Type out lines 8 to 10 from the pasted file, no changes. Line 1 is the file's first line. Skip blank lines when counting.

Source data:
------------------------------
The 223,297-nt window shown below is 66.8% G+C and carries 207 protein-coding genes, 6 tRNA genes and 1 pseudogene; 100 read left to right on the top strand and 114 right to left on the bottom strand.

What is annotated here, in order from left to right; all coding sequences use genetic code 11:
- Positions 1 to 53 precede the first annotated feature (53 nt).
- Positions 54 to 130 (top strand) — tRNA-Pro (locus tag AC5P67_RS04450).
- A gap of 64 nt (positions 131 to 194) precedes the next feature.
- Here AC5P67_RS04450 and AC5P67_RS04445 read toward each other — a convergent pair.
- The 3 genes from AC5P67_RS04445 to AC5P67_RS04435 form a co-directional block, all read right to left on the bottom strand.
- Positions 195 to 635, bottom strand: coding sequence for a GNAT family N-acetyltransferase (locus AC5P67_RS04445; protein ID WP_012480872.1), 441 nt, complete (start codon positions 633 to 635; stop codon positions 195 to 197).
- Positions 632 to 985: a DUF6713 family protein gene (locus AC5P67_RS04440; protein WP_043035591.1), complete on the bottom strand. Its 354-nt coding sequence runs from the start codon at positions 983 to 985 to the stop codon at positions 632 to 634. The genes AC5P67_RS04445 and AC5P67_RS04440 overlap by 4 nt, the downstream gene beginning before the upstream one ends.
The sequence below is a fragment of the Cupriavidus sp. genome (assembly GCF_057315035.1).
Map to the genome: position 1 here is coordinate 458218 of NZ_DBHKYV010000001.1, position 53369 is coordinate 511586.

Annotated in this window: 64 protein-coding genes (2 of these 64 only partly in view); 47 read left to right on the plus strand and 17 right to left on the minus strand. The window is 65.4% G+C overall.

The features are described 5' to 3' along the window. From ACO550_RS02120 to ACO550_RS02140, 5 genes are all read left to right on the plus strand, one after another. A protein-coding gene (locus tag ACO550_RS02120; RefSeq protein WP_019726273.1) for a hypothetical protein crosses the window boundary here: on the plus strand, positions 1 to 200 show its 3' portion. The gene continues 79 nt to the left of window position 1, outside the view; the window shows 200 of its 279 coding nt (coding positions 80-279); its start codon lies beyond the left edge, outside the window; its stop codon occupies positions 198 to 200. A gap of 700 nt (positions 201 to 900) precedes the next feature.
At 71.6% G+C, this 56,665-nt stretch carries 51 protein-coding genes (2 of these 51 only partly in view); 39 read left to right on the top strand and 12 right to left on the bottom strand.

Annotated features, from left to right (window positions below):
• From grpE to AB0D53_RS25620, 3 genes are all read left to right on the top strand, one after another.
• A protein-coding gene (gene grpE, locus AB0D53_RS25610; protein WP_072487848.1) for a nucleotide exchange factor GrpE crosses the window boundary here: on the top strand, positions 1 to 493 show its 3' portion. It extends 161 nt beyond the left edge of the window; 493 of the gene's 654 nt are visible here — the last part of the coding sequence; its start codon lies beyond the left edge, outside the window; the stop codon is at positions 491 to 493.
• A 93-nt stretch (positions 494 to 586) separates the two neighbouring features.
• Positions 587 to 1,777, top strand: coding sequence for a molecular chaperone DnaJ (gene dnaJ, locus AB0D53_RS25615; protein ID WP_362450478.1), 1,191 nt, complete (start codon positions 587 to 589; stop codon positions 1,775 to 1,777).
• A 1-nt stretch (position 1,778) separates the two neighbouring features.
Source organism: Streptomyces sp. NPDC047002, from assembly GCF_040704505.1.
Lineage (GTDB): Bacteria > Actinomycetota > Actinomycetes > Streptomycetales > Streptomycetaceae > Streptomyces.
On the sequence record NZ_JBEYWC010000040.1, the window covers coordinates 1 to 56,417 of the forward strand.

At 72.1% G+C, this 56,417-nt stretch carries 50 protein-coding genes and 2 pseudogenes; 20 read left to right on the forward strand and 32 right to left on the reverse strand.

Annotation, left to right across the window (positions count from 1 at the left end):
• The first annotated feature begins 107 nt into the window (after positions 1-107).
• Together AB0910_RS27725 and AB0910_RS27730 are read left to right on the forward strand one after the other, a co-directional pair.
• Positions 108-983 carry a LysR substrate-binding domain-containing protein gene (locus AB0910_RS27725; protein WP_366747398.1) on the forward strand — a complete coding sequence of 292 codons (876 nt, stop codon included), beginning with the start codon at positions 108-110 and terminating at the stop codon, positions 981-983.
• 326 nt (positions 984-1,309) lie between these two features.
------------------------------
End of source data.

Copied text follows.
- Positions 195 to 635, bottom strand: coding sequence for a GNAT family N-acetyltransferase (locus AC5P67_RS04445; protein ID WP_012480872.1), 441 nt, complete (start codon positions 633 to 635; stop codon positions 195 to 197).
- Positions 632 to 985: a DUF6713 family protein gene (locus AC5P67_RS04440; protein WP_043035591.1), complete on the bottom strand. Its 354-nt coding sequence runs from the start codon at positions 983 to 985 to the stop codon at positions 632 to 634. The genes AC5P67_RS04445 and AC5P67_RS04440 overlap by 4 nt, the downstream gene beginning before the upstream one ends.
The sequence below is a fragment of the Cupriavidus sp. genome (assembly GCF_057315035.1).